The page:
“All the lonely people, where do they all come from? All the lonely people, where do they all belong?” – The Beatles
Today we are living in the age of systemic loneliness. Despite the world being more interconnected and globalized than ever before, the number of lonely people continues to grow. Even before the pandemic started, loneliness was already a widespread problem: according to studies, one in ten people living in Germany felt lonely frequently or all the time. The pandemic has only made it worse. Social media, technology, capitalism, hedonistic consumer culture, neoliberal work ethics and urban way of living are contributing to the rise in loneliness and benefiting from it at the same time. Together they form a system that exposes us to loneliness on a daily basis and on a global scale. It not only affects our personal well-being, but also undermines our sense of collective belonging.
The Intervention of Loneliness is a collaborative dance performance that looks at the issue of systemic loneliness and human disconnection. Developed from an earlier public intervention (Dance With Me) – in which Ming Poon traveled to different cities asking strangers on the street to slow dance with him – this performance invites us to confront systemic loneliness together onstage. Slow dancing becomes an act of resistance, as our bodies reach out, make contact and hold each other. How can we reclaim loneliness, rather than letting it own us? What has the pandemic taught us about it? How can we transform loneliness from a place of separation and isolation into a tool for collective action and solidarity?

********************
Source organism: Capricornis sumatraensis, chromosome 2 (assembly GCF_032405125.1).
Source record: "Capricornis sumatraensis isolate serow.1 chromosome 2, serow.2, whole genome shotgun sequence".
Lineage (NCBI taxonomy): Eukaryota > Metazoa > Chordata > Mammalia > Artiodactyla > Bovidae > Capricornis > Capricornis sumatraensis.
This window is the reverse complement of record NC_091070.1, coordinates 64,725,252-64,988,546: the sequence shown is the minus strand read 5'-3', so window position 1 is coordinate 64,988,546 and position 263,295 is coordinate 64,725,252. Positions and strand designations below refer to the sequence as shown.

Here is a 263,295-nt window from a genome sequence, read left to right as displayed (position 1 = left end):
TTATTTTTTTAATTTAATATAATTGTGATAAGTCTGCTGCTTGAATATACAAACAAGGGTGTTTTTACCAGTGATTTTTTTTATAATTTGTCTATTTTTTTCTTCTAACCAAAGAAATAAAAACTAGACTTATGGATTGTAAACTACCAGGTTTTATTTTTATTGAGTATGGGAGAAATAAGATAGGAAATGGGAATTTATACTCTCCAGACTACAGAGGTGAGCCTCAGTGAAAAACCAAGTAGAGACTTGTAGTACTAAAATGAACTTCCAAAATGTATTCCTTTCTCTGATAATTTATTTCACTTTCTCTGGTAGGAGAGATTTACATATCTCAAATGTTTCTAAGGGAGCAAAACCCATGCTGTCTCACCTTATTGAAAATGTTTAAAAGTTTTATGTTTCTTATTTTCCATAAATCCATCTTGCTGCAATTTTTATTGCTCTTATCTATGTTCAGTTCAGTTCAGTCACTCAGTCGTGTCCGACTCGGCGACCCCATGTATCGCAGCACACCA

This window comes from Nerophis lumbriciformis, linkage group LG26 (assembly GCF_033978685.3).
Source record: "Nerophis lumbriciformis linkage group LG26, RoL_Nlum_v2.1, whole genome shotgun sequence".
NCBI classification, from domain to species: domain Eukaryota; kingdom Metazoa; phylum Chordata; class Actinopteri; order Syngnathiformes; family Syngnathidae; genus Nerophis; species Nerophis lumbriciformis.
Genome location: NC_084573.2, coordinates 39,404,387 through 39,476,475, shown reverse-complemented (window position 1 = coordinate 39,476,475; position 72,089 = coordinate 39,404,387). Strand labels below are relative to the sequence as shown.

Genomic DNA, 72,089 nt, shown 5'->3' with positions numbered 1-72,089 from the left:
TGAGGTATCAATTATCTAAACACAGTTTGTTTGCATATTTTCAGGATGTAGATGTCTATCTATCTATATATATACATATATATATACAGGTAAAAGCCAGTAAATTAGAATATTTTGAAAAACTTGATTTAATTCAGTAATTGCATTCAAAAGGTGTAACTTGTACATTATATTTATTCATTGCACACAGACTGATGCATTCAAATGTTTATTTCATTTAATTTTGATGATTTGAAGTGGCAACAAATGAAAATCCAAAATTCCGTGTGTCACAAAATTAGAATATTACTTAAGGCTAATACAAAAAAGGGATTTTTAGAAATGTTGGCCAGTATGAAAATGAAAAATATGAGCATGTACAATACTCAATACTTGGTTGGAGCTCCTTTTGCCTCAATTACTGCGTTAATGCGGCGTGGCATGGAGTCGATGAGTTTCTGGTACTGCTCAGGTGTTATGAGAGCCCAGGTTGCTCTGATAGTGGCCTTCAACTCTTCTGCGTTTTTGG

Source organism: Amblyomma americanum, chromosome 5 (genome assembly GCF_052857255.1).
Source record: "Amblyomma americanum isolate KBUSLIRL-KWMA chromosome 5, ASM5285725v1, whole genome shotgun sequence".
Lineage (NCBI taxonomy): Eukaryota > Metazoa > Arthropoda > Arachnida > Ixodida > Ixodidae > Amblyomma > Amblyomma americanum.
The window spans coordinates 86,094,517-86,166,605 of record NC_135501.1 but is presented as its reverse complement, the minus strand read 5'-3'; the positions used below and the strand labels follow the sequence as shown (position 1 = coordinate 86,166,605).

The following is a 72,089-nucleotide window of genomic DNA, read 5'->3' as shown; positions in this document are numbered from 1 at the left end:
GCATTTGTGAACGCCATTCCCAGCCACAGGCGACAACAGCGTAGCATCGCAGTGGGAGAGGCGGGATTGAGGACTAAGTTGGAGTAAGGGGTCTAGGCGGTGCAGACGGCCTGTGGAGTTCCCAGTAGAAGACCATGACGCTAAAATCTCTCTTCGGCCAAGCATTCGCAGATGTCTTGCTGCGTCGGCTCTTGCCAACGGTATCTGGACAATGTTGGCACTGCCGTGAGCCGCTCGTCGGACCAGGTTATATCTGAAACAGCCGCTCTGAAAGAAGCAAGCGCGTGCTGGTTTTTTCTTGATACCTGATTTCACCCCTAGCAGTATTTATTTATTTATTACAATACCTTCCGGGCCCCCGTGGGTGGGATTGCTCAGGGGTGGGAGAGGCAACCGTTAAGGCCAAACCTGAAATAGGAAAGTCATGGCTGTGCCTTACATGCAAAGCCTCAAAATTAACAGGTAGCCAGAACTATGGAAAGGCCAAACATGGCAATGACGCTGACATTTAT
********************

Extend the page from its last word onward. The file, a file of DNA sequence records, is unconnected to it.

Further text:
Note: A post-performance discussion will be offered after every show.
Ming Poon is a Berlin-based choreographer who began his career as professional dancer in 1993 and started to develop his choreographic practice in 2010. He works with applied choreography and creates choreographic interventions, where spectators are invited to exercise their agency to create change. His works are interactive and collaborative in design. They usually take the form of collaborative performances, public interventions and one-to-one encounters, and involve vulnerability, care, peripherality, queerness and failure as performance strategies. His practice is influenced by Buddhist concept of interdependence and care, Judith Butler’s resistance in vulnerability, Augusto Boal’s theater of the oppressed and Nicolas Bourriaud’s micro-utopias.
He initiated Asian Performing Artists Lab (APAL) in 2020 and is a founding member of United Networks gUG, a non-profit organisation for marginalized BIPoC artists in Germany. He is currently a fellow in the Berlin Artistic Research Program (2022-2023).
His works have been presented at Esplanade – Theatres on the Bay (Singapore), The Substation (Singapore), English Theatre Berlin | International Performing Arts Center (Berlin, Germany), Hebbel am Ufer (Berlin, Germany), Scenario Pubblico | Centro Nazionale di Produzione della Danza (Catania, Italy) and Südpol (Luzern, Switzerland).